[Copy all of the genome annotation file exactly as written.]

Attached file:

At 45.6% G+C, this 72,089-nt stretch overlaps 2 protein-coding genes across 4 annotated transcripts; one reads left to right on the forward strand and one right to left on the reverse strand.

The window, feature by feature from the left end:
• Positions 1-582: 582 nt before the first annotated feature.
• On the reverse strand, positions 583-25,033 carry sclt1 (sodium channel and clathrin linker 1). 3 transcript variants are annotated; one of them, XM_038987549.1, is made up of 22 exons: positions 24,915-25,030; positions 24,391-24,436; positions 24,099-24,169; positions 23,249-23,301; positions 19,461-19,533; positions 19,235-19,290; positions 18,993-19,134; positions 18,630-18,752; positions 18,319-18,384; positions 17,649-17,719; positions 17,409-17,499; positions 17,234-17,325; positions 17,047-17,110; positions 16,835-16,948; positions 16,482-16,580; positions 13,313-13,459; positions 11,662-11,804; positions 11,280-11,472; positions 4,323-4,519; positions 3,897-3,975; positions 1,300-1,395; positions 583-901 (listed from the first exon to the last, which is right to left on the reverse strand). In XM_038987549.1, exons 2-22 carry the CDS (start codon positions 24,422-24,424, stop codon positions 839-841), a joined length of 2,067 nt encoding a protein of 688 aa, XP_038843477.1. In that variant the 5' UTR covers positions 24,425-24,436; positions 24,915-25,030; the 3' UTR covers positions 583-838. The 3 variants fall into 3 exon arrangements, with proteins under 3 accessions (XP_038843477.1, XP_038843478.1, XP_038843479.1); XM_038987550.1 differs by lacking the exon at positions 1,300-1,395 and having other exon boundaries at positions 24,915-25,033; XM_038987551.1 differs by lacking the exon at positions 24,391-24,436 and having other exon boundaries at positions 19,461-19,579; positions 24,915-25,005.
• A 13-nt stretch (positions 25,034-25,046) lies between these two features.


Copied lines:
At 45.6% G+C, this 72,089-nt stretch overlaps 2 protein-coding genes across 4 annotated transcripts; one reads left to right on the forward strand and one right to left on the reverse strand.

The window, feature by feature from the left end:
• Positions 1-582: 582 nt before the first annotated feature.
• On the reverse strand, positions 583-25,033 carry sclt1 (sodium channel and clathrin linker 1). 3 transcript variants are annotated; one of them, XM_038987549.1, is made up of 22 exons: positions 24,915-25,030; positions 24,391-24,436; positions 24,099-24,169; positions 23,249-23,301; positions 19,461-19,533; positions 19,235-19,290; positions 18,993-19,134; positions 18,630-18,752; positions 18,319-18,384; positions 17,649-17,719; positions 17,409-17,499; positions 17,234-17,325; positions 17,047-17,110; positions 16,835-16,948; positions 16,482-16,580; positions 13,313-13,459; positions 11,662-11,804; positions 11,280-11,472; positions 4,323-4,519; positions 3,897-3,975; positions 1,300-1,395; positions 583-901 (listed from the first exon to the last, which is right to left on the reverse strand). In XM_038987549.1, exons 2-22 carry the CDS (start codon positions 24,422-24,424, stop codon positions 839-841), a joined length of 2,067 nt encoding a protein of 688 aa, XP_038843477.1. In that variant the 5' UTR covers positions 24,425-24,436; positions 24,915-25,030; the 3' UTR covers positions 583-838. The 3 variants fall into 3 exon arrangements, with proteins under 3 accessions (XP_038843477.1, XP_038843478.1, XP_038843479.1); XM_038987550.1 differs by lacking the exon at positions 1,300-1,395 and having other exon boundaries at positions 24,915-25,033; XM_038987551.1 differs by lacking the exon at positions 24,391-24,436 and having other exon boundaries at positions 19,461-19,579; positions 24,915-25,005.
• A 13-nt stretch (positions 25,034-25,046) lies between these two features.